Entrepreneurs are, by definition, dedicated to growing their businesses. But for a young company, growth presents the greatest monetary challenge, especially during the first five years. As a company expands, more assets are tied up in working capital, payroll, advertising and facility costs. During these early years, small business owners must have access to both short-term and long-term capital.
The average small business requires between 40 to 60 cents on the dollar to fund new growth. That money is needed for expenses that deplete cash in any business: materials and/or merchandise, labor/payroll and accounts receivable. If a business has a chance to grow $200,000 during the course of a year, it will take $80,000 to $120,000 to support the cash flow (working capital) requirements. Where does a business owner get the money?
Many evolving businesses make two key mistakes involving short-term capital. The business owner often has a great concept, and maybe even a great business plan and experience in the industry. Still, businesses often fail due to a lack of immediate capital or because the business owners took too much company profit for personal use. Eighty percent of new businesses fail from lack of cash flow, not lack of sales.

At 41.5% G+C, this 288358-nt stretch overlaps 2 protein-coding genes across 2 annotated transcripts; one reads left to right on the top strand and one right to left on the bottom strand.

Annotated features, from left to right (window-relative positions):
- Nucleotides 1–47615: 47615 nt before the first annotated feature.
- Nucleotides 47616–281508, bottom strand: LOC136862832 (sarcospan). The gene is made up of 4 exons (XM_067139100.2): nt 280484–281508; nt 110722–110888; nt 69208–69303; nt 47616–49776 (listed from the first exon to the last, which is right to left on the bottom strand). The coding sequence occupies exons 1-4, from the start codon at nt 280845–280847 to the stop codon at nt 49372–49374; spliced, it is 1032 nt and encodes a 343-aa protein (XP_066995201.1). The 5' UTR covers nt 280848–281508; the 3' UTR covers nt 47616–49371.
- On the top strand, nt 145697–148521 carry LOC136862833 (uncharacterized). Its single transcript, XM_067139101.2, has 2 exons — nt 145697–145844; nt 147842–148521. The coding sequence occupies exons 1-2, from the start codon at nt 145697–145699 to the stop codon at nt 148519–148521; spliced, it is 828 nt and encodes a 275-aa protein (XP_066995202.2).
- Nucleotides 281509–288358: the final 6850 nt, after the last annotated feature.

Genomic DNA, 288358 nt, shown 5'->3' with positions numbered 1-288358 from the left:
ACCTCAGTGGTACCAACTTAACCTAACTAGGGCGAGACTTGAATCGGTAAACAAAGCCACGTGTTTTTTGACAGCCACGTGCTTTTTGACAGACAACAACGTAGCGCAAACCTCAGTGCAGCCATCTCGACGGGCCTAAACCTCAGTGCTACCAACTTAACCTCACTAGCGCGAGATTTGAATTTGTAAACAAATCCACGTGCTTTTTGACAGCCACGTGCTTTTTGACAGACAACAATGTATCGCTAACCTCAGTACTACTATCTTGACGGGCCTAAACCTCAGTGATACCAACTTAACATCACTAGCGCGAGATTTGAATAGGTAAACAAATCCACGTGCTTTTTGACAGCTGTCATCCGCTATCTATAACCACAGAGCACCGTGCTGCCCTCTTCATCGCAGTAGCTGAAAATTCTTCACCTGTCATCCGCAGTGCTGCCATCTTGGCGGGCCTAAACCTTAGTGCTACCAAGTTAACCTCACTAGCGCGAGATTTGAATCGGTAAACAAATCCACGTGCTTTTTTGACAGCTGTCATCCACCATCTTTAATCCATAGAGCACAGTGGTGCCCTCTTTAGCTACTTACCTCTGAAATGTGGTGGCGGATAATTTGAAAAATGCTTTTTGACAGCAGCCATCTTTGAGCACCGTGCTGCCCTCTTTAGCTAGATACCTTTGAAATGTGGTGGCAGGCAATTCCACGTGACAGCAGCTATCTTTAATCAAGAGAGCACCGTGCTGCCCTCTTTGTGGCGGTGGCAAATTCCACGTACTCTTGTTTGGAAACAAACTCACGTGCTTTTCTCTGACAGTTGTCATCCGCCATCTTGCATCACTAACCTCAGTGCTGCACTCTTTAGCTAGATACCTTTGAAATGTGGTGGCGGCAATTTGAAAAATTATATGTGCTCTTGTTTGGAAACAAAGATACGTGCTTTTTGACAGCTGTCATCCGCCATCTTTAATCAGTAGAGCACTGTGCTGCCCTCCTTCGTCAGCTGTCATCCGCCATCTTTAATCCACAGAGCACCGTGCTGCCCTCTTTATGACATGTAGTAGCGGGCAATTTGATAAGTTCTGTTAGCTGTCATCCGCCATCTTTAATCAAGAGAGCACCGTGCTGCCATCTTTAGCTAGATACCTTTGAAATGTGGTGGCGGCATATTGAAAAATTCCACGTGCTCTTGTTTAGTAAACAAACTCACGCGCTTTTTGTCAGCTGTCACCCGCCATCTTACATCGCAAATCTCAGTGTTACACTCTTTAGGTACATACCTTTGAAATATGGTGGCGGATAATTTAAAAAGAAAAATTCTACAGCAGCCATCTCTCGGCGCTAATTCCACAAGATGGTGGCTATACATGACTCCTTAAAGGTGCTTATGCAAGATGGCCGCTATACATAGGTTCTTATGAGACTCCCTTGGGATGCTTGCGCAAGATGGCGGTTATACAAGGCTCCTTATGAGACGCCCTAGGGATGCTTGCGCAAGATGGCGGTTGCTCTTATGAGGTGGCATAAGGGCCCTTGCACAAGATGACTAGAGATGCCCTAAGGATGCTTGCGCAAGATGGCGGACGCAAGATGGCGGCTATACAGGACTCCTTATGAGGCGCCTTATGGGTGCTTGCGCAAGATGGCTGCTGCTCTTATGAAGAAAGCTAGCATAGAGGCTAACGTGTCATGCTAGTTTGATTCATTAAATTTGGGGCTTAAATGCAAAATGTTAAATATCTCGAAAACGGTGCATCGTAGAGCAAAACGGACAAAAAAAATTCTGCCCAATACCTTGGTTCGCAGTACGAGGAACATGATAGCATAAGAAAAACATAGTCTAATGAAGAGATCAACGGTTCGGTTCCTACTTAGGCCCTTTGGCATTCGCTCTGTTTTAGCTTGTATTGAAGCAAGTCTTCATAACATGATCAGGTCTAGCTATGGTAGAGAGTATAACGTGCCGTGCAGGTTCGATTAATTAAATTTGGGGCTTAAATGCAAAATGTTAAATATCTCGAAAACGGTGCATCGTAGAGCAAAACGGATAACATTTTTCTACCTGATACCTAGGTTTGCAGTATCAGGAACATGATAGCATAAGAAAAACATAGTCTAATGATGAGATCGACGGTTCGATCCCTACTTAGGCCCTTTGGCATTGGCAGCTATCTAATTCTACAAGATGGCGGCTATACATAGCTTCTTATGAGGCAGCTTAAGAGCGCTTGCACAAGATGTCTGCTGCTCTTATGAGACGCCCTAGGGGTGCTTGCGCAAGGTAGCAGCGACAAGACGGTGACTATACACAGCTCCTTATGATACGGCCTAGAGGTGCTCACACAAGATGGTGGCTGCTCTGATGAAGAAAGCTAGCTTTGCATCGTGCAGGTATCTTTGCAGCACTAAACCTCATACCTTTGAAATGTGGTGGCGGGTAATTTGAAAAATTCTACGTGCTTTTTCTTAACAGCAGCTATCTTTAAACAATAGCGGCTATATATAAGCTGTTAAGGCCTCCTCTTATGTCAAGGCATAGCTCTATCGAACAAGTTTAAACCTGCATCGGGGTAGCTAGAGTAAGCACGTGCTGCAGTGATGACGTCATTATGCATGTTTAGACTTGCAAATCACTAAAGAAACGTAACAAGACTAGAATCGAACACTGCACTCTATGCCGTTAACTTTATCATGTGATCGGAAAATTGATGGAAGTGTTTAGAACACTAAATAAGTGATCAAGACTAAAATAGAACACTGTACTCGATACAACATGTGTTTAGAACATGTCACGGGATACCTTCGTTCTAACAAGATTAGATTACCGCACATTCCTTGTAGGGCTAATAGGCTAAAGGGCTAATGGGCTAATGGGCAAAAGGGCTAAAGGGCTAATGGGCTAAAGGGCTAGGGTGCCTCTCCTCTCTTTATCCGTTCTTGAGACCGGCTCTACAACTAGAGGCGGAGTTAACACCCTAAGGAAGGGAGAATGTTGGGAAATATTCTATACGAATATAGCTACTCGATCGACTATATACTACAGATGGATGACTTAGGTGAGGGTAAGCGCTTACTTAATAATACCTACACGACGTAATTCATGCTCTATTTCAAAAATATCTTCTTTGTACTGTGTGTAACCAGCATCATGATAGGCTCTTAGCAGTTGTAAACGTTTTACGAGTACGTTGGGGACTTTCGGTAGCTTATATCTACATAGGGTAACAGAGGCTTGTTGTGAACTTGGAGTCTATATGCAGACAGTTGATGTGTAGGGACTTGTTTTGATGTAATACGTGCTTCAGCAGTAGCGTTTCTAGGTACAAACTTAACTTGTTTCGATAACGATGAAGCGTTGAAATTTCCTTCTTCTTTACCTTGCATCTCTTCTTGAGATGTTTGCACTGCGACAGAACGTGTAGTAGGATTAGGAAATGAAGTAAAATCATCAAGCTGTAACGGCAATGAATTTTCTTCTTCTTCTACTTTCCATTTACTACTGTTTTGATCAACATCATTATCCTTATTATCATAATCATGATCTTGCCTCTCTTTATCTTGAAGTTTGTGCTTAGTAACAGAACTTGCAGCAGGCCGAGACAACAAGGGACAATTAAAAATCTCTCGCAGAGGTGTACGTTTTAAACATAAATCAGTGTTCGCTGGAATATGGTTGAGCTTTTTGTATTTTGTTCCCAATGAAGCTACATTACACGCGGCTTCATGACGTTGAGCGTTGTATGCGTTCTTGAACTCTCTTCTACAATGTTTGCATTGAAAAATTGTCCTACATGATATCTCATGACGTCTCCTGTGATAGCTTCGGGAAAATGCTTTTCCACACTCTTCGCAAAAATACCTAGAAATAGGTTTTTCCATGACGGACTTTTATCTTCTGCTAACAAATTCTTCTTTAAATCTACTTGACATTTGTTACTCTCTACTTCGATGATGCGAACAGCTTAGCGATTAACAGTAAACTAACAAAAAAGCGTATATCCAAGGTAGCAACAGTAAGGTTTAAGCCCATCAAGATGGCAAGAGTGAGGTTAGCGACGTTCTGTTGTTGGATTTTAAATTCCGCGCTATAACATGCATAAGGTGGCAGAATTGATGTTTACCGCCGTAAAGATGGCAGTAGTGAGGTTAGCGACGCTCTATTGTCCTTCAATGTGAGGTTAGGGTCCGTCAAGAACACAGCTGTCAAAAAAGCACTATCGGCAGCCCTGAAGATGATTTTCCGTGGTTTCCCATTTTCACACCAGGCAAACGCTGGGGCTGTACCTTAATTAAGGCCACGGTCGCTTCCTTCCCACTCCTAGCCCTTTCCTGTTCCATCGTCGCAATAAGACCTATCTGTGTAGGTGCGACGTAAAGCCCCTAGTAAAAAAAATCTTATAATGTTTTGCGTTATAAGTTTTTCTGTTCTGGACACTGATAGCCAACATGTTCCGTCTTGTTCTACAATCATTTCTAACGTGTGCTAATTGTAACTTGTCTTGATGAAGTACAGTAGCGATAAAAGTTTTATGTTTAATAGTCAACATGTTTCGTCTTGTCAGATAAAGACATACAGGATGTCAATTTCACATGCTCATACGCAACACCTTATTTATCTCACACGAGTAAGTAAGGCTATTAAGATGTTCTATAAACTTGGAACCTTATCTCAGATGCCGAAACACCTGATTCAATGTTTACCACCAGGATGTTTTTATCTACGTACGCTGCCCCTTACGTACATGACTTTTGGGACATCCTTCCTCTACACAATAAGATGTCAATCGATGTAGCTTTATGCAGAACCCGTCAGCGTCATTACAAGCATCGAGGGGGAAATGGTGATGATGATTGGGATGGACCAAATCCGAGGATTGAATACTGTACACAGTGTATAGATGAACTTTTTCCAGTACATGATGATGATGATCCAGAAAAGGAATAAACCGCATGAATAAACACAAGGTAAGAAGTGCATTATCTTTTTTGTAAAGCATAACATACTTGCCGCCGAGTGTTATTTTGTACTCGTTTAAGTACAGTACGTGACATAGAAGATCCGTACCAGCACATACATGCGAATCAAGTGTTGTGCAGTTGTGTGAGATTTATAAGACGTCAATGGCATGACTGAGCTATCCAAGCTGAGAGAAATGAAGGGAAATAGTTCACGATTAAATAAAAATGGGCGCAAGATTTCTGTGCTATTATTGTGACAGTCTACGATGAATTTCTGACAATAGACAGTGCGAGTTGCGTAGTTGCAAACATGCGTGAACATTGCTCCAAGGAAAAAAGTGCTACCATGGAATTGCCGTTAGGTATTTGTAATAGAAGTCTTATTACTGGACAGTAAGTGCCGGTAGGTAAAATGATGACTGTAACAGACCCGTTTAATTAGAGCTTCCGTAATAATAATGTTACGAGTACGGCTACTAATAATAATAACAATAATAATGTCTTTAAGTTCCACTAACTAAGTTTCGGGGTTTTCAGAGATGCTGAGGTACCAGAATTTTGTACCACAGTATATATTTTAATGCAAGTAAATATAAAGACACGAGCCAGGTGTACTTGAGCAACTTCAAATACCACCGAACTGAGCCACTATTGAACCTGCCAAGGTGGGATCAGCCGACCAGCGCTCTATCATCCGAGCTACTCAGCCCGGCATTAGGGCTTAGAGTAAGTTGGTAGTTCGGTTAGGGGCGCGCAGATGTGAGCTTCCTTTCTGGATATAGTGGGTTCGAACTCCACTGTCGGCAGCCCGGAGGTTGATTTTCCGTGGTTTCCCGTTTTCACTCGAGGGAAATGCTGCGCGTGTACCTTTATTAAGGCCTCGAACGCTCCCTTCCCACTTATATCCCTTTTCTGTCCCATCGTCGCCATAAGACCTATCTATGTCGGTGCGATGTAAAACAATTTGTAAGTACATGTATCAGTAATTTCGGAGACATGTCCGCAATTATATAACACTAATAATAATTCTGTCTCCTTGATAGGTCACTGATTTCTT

Balancing the Cash Flow
The entrepreneur’s challenge is to balance the cash and have enough to keep the business owner and the business happy, healthy and in the flow.
When a young and emerging business needs cash for working capital, the owner can turn to five places: personal liquidity, family members, outside investors, banks or factoring.
When a business owner depletes personal resources and wants to avoid giving control to an outside investor, a bank or factoring company is the next place to turn. Thanks to societal conditioning, most business owners will first visit a bank. However, banks have more requirements and regulations, making it harder for entrepreneurs to secure financing.